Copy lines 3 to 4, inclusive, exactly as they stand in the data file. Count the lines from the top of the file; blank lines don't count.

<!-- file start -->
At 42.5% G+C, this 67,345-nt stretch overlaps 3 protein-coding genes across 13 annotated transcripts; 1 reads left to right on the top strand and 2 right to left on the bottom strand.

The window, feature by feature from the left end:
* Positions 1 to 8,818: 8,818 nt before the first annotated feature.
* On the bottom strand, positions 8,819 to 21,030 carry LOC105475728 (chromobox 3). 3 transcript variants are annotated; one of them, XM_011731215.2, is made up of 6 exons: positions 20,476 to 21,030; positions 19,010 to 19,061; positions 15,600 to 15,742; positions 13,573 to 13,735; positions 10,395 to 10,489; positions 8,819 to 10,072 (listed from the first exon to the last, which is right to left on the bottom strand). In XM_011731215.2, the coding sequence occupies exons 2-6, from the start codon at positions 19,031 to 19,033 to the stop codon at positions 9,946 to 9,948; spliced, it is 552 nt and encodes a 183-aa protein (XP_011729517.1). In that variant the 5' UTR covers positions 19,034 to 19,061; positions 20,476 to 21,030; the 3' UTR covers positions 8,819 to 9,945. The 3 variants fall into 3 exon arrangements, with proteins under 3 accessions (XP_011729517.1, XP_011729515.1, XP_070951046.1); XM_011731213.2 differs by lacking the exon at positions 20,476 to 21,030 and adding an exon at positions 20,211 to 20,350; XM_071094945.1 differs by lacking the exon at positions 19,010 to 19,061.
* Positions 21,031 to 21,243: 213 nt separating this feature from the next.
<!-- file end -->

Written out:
* Positions 1 to 8,818: 8,818 nt before the first annotated feature.
* On the bottom strand, positions 8,819 to 21,030 carry LOC105475728 (chromobox 3). 3 transcript variants are annotated; one of them, XM_011731215.2, is made up of 6 exons: positions 20,476 to 21,030; positions 19,010 to 19,061; positions 15,600 to 15,742; positions 13,573 to 13,735; positions 10,395 to 10,489; positions 8,819 to 10,072 (listed from the first exon to the last, which is right to left on the bottom strand). In XM_011731215.2, the coding sequence occupies exons 2-6, from the start codon at positions 19,031 to 19,033 to the stop codon at positions 9,946 to 9,948; spliced, it is 552 nt and encodes a 183-aa protein (XP_011729517.1). In that variant the 5' UTR covers positions 19,034 to 19,061; positions 20,476 to 21,030; the 3' UTR covers positions 8,819 to 9,945. The 3 variants fall into 3 exon arrangements, with proteins under 3 accessions (XP_011729517.1, XP_011729515.1, XP_070951046.1); XM_011731213.2 differs by lacking the exon at positions 20,476 to 21,030 and adding an exon at positions 20,211 to 20,350; XM_071094945.1 differs by lacking the exon at positions 19,010 to 19,061.